The discovery of artemisinin and its derivatives dramatically changes the landscape to combat malaria, and approximately 22% of the 663 million averted clinical cases were due to the use of artemisinin combination therapies (ACTs), according to a recent estimate. Artemisinin leads to two paradigm shifts in antimalarial research and therapy: one is the change from quinoline-based antimalarial drugs to artemisinin-based therapies, and the other is the change of research direction in antimalarial drug development.
Artemisinin was discovered during the Chinese "Cultural Revolution" in the 1970s, and results from ongoing projects such as the 523 Project were not published. In January 1969, Professor Tu was brought into the project and designated as a team leader to search for Chinese herb recipes having antimalarial activities. After searching more than 2,000 recipes and compiling 640 recipes, prof. Tu's team discovered that an extract from a plant called 'Qinghao' or Artemisia annua had inhibition activity towards a rodent malaria parasite Plasmodium berghei, but the activity was not stable. Getting inspirations from recipes written by Hong Ge ~1700 years ago, prof. Tu optimized the methods of A. annua extraction, obtained samples that could inhibit rodent malaria (October, 1971) and monkey malaria with 100% activity in December, 1971, and led a clinical trial team to Hainan Island and tested her extracts on 21 patients, achieving 95%-100% efficacy. After her report in a meeting held on November 17, 1972, a large-scale, countrywide effort was made to produce large quantities of the pure ingredient (or arteimisinin crystal) to determine its structure and to chemically synthesize artemisinin involving scientists from many institutions.
Professor Tu played a critical role in the discovery of artemisinin. Her major contributions are: Bringing the plant into the 523 Project, the discovey of a method to extract active ingredient, conducting the first clinical trial of Artemisia extract in human patients, isolation of active ingredient for structural studies, and the discovery of dihydroartemisinin that greatly improved water solubility. Because of her critical contributions and achievements, Professor Tu received numerous awards from the Chinese government and private organizations worldwide. Interviews with prof. Tu's peers also support her key role in the discovery.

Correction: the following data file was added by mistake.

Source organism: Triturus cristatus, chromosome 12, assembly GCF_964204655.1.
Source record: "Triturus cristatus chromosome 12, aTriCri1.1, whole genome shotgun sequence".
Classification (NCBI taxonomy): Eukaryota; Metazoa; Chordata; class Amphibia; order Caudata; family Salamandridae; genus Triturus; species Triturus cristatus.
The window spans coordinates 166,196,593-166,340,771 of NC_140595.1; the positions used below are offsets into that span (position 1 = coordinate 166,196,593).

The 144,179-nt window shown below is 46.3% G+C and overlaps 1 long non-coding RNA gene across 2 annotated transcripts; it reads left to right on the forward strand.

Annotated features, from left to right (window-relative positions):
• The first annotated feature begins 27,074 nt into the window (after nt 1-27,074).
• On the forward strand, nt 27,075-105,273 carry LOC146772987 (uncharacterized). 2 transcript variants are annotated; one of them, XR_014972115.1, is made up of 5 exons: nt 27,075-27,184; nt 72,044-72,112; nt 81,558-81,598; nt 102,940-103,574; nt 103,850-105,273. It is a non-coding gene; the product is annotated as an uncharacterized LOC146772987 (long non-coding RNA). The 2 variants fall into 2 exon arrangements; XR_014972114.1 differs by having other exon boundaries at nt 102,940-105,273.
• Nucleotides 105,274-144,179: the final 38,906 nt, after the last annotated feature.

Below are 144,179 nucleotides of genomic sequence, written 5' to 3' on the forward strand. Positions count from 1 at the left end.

There have been many controversial issues associated with credits and contributions to the 523 Project and the discovery of artemisinin. Although it is a fact that a large number of people took part in and contributed to the 523 project, all later work was based on her initial demonstration of active ingredient from the Qinghao plant. Often when multiple people are involved in an important research development, The Nobel Prize Committee recognizes only the individual who made the seminal discovery that led to the development. There is no doubt that Professor Tu is the first person who brought the A. annua into the 523 Project, the first person who obtained the active ingredient (extract and crystal), and the first person who demonstrated antimalarial activity in humans. The impact of artemisinin on public health is immediate and tremendous. There are few scientific discoveries that have the same scale and instant impacts on public health, human productivity, and scientific research as artemisinin has!
Drs Su and Miller also pointed out a serious issue related to artimisinin in treating malaria: After years of the large-scale use of artemisinin, P. falciparum parasites that are potentially resistant (or more tolerant) to the drug have been reported in countries in Southeast Asia. Prof. Tu has also been trying to raise public awareness of this serious issue for years.